From the Left



Donald Trump and the Politics of Abortion

Susan Estrich on

"I'm very pro-choice," Donald Trump said in 1999, when he first flirted with the idea of running for president. "Just very briefly, I'm pro-life," he announced at the Conservative Political Action Conference in 2011. In 2016, campaigning for the support of anti-abortion leaders, he promised to appoint judges who would overrule Roe v. Wade -- and he did. Faced with the political repercussions of that "success" -- he openly blamed the abortion issue for Republican losses in the midterm elections -- he supposedly "moderated" his stance in a four-minute video on Monday, in which he said that it was up to the states to decide what the law should be and backed access to fertility treatments and exceptions in cases of rape, incest and the life of the mother.

"You must follow your heart, or in many cases, your religion or your faith," he said. "Do what's right for your family and do what's right for yourself."

Really? How are you supposed to do that if you live in Texas? Tell that to the woman who was denied access to an abortion, developed sepsis and now may never be able to have children.

What was more significant than what Trump said was what he didn't say. He didn't say whether he would sign an abortion ban if it came to him as president. He didn't say whether he would support state bans with no exceptions or whether he would continue to appoint anti-abortion judges and justices or whether he would staff his administration with officials committed to using federal power to restrict access to abortion, as anti-abortion activists who continue to support him expect him to do.

Indeed, the reaction to his statement from the anti-abortion movement was telling. There were some, like Marjorie Dannenfelser, the president of Susan B. Anthony Pro-Life America, and Lindsey Graham, the South Carolina senator, who were openly critical.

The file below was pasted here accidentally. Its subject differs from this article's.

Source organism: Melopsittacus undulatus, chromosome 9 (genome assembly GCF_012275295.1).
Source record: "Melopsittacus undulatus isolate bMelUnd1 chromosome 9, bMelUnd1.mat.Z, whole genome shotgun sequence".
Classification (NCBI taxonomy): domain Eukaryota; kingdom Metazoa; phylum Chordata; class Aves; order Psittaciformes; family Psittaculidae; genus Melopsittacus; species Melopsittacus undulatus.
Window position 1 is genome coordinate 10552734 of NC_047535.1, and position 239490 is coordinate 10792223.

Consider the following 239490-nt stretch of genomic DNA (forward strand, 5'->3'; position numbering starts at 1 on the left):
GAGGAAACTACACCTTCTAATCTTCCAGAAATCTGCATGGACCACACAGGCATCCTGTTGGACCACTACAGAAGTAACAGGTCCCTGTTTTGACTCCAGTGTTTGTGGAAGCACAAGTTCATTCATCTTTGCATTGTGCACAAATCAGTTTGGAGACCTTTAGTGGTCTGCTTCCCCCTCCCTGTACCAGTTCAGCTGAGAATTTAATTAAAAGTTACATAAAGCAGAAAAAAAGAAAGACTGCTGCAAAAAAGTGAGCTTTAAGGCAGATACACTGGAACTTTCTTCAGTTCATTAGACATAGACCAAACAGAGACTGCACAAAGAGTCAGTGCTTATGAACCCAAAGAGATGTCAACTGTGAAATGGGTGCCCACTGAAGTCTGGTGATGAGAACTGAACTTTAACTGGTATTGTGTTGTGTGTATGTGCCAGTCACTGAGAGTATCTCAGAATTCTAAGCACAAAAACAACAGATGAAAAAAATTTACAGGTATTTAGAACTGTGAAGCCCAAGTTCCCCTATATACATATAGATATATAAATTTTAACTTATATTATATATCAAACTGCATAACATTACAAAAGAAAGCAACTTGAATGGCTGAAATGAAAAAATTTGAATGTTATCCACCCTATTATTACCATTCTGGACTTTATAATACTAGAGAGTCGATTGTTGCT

"His concern is political only," Dannenfelser told reporters. "It is a huge disappointment. It is a total eclipse of reason, and that only happens in abortion politics for Republicans." Former Vice President Mike Pence said the statement was a "slap in the face" to anti-abortion voters who had supported Trump, and Lindsey Graham questioned his commitment to the movement. Trump responded by attacking them and reminding everyone that he was responsible for getting rid of Roe v. Wade -- a message the Biden campaign will be certain to underscore.

"Lindsey, Marjorie, and others fought for years, unsuccessfully, until I came along and got the job done," he posted on his social media site. "We cannot let our Country suffer any further damage by losing Elections on an issue that should always have been decided by the States, and now will be!"


Others emphasized that the message was simply a political move that would not, in fact, mean anything would change in terms of policy. Kristan Hawkins, the president of Students for Life, said Trump was "very clear affirming the family" in his statement.

"I hope he sticks with this statement," she said, "and then moves forward and starts naming pro-life appointments, naming his pro-life vice president pick, pledging that he is going to only appoint pro-life leaders to the Department of Justice, Health and Human Services, Department of Education, FDA, EPA, down the entire cabinet line."

Trump has no interest in principle and no empathy for the life and death issues at stake. His cynical effort to defang the abortion issue is a transparent move. Don't believe him for a minute. It's pure hypocrisy, an attempt to have it both ways. Donald Trump has no interest in protecting women. The only one he is trying to protect is himself, from the fallout of his own policies.


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